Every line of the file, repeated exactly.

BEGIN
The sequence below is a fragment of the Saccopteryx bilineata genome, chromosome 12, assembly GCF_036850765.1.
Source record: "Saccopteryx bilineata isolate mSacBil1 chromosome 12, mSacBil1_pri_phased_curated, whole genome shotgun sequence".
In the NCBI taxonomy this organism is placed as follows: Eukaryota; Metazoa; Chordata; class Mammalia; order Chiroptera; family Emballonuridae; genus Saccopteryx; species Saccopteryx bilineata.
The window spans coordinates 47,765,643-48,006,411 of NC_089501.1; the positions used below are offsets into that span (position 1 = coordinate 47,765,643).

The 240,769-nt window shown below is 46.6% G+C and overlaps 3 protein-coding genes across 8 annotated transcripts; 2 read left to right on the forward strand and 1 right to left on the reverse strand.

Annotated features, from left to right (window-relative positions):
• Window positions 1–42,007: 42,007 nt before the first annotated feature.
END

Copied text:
The sequence below is a fragment of the Saccopteryx bilineata genome, chromosome 12, assembly GCF_036850765.1.
Source record: "Saccopteryx bilineata isolate mSacBil1 chromosome 12, mSacBil1_pri_phased_curated, whole genome shotgun sequence".
In the NCBI taxonomy this organism is placed as follows: Eukaryota; Metazoa; Chordata; class Mammalia; order Chiroptera; family Emballonuridae; genus Saccopteryx; species Saccopteryx bilineata.
The window spans coordinates 47,765,643-48,006,411 of NC_089501.1; the positions used below are offsets into that span (position 1 = coordinate 47,765,643).

The 240,769-nt window shown below is 46.6% G+C and overlaps 3 protein-coding genes across 8 annotated transcripts; 2 read left to right on the forward strand and 1 right to left on the reverse strand.

Annotated features, from left to right (window-relative positions):
• Window positions 1–42,007: 42,007 nt before the first annotated feature.